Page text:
Before receiving Abraxane, tell your healthcare provider about all your medical conditions, including if you:
- have liver problems
- have heart problems
- are pregnant or plan to become pregnant. Abraxane can harm your unborn baby. Talk to your healthcare provider if you are pregnant or plan to become pregnant.
- are breastfeeding or plan to breastfeed. It is not known if Abraxane passes into your breast milk. You and your healthcare provider should decide if you will receive Abraxane or breastfeed.
Tell your healthcare provider about all the medicines you take, including prescription and non-prescription medicines, vitamins, and herbal supplements.
Abraxane and Pregnancy
Tell your doctor if you are pregnant or plan to become pregnant.
The FDA categorizes medications based on safety for use during pregnancy. Five categories - A, B, C, D, and X, are used to classify the possible risks to an unborn baby when a medication is taken during pregnancy.
This medication falls into category D. In animal studies, pregnant animals were given this medication and had some babies born with problems. No well-controlled studies have been done in humans. Therefore, this medication may be used if the potential benefits to the mother outweigh the potential risks to the unborn child.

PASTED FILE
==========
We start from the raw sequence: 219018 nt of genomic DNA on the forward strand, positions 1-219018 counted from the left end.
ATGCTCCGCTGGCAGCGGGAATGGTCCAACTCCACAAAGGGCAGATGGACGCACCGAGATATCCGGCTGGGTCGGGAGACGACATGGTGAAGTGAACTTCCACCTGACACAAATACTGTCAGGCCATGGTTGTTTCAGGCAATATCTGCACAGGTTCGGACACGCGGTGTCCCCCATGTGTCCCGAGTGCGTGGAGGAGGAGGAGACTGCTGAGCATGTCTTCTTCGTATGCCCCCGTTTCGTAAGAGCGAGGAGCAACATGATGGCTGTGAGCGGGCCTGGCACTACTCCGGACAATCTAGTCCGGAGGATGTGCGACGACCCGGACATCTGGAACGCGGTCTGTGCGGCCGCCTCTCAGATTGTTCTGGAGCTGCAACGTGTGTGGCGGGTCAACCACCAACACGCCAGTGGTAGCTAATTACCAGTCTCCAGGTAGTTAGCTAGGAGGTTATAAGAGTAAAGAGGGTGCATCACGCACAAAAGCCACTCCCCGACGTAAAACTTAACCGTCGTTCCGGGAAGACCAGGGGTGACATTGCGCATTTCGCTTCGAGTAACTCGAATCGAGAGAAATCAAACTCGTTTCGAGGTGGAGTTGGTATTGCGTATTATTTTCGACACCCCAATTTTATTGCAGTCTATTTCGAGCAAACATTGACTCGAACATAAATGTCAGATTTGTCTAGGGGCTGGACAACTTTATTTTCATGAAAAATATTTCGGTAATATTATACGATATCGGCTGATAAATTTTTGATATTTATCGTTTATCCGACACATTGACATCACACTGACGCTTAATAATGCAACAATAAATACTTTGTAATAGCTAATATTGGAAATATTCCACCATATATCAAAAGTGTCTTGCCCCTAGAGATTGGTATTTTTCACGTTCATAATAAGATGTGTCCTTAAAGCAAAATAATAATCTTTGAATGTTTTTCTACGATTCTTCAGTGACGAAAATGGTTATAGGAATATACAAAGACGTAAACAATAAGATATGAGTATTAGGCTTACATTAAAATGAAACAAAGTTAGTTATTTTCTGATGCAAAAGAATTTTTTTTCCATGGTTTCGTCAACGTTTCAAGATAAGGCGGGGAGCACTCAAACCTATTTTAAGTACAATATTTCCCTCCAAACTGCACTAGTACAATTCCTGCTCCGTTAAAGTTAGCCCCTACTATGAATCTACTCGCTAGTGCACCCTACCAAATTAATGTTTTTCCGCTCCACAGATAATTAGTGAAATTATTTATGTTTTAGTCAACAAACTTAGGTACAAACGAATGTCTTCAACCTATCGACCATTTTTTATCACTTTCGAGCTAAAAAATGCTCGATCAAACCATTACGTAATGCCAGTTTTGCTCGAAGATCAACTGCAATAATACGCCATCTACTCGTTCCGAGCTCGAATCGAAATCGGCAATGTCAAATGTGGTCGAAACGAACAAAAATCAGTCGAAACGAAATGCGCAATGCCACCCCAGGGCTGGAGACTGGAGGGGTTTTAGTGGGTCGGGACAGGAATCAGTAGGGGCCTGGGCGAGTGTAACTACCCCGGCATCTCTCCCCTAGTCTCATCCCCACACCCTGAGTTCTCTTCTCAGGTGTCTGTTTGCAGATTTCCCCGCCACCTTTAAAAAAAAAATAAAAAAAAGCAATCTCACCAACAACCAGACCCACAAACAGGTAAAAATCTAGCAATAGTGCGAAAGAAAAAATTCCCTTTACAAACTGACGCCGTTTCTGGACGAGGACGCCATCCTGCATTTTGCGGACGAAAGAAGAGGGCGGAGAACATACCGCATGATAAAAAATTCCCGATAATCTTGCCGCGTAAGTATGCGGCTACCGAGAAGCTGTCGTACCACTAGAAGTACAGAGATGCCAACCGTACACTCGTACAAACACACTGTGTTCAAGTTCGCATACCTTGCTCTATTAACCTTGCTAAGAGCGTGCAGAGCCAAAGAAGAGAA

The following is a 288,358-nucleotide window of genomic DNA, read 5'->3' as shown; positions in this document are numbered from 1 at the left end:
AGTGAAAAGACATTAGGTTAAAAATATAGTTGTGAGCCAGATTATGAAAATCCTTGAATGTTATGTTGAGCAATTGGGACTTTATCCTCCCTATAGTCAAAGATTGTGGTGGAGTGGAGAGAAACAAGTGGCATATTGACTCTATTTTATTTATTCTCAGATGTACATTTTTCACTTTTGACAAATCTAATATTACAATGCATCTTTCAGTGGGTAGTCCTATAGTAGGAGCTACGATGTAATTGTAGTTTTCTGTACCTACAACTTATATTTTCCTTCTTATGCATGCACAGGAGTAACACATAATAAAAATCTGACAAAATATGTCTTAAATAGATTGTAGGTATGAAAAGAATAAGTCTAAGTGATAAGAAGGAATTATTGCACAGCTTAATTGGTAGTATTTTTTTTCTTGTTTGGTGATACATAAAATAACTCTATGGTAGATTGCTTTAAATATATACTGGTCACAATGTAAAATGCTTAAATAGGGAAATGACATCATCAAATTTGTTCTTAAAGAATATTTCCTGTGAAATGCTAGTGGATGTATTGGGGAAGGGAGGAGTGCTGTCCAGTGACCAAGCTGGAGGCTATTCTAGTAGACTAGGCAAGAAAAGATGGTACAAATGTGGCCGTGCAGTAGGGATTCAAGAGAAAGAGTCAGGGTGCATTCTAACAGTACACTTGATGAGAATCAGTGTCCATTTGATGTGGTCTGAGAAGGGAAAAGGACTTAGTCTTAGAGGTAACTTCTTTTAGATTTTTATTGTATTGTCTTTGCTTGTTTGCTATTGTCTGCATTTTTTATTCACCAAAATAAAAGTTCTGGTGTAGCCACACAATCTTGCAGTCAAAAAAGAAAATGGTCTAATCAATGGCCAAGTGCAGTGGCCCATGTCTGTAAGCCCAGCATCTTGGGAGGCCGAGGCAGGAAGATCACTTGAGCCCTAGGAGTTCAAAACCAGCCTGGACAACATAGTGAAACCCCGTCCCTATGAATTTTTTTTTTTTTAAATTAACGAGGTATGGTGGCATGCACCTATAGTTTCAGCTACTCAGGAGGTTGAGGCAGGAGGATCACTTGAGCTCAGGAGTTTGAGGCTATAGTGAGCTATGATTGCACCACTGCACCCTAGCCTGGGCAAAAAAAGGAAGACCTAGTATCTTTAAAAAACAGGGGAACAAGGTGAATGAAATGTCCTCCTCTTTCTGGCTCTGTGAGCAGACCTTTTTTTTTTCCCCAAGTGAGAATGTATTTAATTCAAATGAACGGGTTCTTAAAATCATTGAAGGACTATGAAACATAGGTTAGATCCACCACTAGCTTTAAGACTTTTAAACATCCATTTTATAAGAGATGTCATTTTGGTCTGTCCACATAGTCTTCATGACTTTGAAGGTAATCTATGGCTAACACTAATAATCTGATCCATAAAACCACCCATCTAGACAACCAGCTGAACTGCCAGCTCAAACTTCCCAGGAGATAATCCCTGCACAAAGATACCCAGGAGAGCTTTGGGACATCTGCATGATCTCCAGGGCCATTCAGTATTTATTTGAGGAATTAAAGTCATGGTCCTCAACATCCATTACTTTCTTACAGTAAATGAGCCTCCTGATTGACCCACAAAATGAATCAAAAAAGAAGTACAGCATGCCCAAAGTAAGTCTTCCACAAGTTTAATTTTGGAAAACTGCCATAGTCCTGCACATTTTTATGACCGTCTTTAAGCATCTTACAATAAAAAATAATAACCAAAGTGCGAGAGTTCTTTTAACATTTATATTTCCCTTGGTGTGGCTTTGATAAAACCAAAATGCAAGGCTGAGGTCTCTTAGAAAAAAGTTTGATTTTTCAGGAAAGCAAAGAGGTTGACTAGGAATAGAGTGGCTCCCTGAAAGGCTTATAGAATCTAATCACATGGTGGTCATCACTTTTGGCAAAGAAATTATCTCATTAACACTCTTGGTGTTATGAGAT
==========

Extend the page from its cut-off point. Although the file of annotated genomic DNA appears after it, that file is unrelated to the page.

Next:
Abraxane and Lactation
Tell your doctor if you are breastfeeding or plan to breastfeed. It is not known if Abraxane passes into your breast milk. You and your doctor should decide if you will receive Abraxane or breastfeed.
Abraxane is injected into a vein (intravenous [IV] infusion) by your healthcare provider. It may be given once every 3 weeks. For the treatment of Kaposi's Sarcoma, Abraxane may be given every 2 or 3 weeks.
Your healthcare provider will do certain tests while you receive Abraxane.
The following Abraxane regimens are recommended:
- For patients with cancer of the breast, Abraxane (paclitaxel) is typically given every 3 weeks. The actual dose and total length of therapy will be determined by your doctor.